A uniquely rock phenomenon is the common use of major triads or power chords (open fifths) built upon members of the pentatonic scale. In such a “tonal system,” songs make heavy use of I, flat-III, IV, V, and flat-VII. A related practice uses a different “rotation” of the pentatonic scale, replacing V with flat-VI.
For example, the chorus of The Beatles’ “Sgt. Pepper’s Lonely Hearts Club Band” is based on I, flat-III, and IV (all major triads).
Nirvana’s “Smells Like Teen Spirit” exhibits the “rotated” version of this system, repeating the power-chord cycle, I IV flat-III flat-VI.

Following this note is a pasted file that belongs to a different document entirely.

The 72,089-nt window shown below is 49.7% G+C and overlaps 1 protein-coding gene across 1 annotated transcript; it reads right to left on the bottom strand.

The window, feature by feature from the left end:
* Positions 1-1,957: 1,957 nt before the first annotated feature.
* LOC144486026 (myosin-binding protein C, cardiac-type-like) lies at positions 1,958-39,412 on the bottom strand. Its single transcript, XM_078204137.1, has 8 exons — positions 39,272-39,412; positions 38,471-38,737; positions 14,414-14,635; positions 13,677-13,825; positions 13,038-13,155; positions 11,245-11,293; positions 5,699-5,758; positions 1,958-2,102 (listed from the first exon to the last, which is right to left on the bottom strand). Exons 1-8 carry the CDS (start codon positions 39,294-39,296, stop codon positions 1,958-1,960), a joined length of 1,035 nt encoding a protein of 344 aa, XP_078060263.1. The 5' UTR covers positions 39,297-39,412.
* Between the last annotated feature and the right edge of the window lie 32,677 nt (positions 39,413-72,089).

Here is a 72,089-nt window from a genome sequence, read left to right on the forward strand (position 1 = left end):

Related to this minor-pentatonic system is the usage of Phrygian mode in heavy metal and hard core. In many of these songs, power chords are applied to the same minor-pentatonic scale degrees, with the addition of flat-II. An example is Shelter’s “The Message of the Bhagavat” (beginning at 0:14).Share